What an odd trade. This clearly wasn’t written for the collected format. Nick Spencer spends the first few issues setting up James Rhodes’ new status quo. After the War Machine armor fails him in the field, Rhodes becomes Iron Man 2.0, and gets a gig with the military again. He’s “on loan” to a General so that the military doesn’t use someone else. Rhodes has a team of intelligence contractors, but throughout this trade they don’t get to do much more than fill in the background. They are too vanilla to make an impression.
Spencer clearly likes his “Palmer Addley is dead” through line, the phrase comes up at least once an issue for the first half of the book. And Addley has some potential. His creations are being used in “real world” type terrorist attacks, very much in the vein of Matt Fractions early Iron Man work with Ezekiel Stane. The neatest bit is when Spencer spends an entire issue revealing a bit (but not too much) about Addley through archived interviews. This is an interesting baddie!
Too bad he disappears halfway through the book. In a jarring change in tone, the book suddenly becomes a Fear Itself tie in. Titania and Absorbing Man do a quick walk on to pick up a hammer before wandering out of the book; I assume their story is resolved elsewhere.
Then, Iron Man 2.0 is teleported with Iron Fist and the other Deadly Weapons to stop a spiritual jailbreak from the Eighth City. Oh, and while they are there, they meet up with the Monkey King.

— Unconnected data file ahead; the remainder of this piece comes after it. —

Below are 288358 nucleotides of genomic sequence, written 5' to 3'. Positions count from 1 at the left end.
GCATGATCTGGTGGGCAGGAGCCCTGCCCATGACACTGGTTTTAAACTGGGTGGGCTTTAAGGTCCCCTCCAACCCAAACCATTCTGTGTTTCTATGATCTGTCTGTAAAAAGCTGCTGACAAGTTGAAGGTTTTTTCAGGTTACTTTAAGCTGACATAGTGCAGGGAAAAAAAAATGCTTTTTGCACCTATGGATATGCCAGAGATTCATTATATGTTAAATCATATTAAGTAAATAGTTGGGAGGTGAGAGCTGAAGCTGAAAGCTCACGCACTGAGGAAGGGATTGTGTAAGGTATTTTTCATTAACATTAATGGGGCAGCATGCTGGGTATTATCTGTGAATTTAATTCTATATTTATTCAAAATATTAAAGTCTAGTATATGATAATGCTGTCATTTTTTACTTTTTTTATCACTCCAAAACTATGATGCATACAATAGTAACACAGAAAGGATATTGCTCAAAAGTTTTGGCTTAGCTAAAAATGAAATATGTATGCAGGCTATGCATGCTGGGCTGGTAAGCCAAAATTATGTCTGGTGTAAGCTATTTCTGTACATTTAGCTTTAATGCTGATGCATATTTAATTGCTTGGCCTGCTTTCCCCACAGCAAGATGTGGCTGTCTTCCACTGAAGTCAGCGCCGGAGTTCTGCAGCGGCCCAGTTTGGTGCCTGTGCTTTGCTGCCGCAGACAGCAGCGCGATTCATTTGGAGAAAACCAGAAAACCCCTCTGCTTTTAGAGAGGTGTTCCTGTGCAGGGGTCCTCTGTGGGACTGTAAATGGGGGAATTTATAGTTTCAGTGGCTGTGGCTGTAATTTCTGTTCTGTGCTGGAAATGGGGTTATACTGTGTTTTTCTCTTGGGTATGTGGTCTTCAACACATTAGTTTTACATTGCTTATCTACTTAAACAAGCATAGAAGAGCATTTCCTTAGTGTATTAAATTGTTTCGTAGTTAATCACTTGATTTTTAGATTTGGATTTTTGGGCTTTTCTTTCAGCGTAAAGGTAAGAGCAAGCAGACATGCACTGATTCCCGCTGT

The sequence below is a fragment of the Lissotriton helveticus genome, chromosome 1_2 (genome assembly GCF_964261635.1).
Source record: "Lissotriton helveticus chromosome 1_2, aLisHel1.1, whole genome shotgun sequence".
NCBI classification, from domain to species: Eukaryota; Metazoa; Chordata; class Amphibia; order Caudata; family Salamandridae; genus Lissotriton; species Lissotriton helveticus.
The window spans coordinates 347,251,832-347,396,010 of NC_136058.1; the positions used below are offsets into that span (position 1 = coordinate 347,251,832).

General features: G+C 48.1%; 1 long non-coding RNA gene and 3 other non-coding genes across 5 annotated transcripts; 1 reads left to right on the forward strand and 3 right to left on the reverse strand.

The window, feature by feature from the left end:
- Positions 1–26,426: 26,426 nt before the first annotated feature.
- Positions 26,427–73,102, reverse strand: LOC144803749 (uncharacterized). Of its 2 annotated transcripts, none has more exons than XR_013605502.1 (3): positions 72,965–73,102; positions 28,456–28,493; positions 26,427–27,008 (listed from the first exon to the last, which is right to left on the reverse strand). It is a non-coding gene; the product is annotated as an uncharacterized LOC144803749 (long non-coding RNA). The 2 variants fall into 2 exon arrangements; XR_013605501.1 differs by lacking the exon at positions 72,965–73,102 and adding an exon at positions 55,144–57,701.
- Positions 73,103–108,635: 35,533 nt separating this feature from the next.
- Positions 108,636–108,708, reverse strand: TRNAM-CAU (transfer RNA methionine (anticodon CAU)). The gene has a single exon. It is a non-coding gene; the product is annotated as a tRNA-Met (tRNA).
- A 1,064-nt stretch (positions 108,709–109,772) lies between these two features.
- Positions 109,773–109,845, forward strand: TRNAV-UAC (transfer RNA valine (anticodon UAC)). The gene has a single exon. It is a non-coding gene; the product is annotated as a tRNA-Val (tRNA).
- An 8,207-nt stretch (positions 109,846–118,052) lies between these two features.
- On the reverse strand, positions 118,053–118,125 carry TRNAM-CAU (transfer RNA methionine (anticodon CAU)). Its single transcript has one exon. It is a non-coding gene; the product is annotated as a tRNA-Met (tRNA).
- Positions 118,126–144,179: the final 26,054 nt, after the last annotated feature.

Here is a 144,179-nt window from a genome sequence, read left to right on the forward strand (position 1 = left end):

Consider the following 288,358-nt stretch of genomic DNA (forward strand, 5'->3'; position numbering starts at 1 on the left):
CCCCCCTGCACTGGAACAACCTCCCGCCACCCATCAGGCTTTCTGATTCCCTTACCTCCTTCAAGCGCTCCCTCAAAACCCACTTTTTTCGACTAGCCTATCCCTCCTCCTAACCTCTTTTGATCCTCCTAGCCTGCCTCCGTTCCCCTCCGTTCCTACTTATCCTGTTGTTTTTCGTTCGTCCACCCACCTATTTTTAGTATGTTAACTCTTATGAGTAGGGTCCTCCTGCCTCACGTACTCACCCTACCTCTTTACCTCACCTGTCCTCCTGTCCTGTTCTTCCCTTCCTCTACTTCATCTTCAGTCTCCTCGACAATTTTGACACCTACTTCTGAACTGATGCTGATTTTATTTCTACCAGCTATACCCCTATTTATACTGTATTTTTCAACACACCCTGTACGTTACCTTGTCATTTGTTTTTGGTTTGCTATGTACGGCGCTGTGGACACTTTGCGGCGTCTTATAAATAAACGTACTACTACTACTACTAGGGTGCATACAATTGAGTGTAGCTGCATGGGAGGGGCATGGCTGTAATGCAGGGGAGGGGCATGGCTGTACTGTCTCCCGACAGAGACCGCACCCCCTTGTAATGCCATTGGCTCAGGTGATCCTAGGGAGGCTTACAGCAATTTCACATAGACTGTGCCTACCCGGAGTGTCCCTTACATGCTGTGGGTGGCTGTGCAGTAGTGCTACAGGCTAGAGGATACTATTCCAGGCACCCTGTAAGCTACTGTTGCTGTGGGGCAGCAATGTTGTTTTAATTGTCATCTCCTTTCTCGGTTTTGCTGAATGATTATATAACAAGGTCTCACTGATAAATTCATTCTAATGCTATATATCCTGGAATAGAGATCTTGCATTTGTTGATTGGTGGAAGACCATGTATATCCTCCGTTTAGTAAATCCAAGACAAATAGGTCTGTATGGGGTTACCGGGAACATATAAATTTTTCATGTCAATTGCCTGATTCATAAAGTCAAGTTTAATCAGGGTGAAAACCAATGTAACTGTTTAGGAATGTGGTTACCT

… I’m sorry, what? How in the world do these stories fit together? This is one of those times where having your main character voice the same confusion just makes things worse. When Rhodes says “I hate magic. Why am I here?” and stuff like that, I had to agree with him. This is a story for a different character. The collection ends with Dr. Strange talking about the magical entity that possessed Iron Fist. In an Iron Man comic?
Barry Kitson is the first credited artist on the cover, but it sure doesn’t seem like he did a whole lot of this. I love his art, but there aren’t a lot of pages boasting his tight pencils. He’s joined by a legion of fill-in artists, too many to list here. The drastic change in artistic tone, along with the jarring shift in plot from military industrial complex to magic makes this feel like a book that had no direction.
I still love James Rhodes. But I liked him as War Machine. Or maybe Iron Patriot. I think Iron Man 2.0 is insulting. I’ll keep waiting for a book that handles Rhodey with respect and a clear direction. This book is another in a long line of EVIL War Machine comics.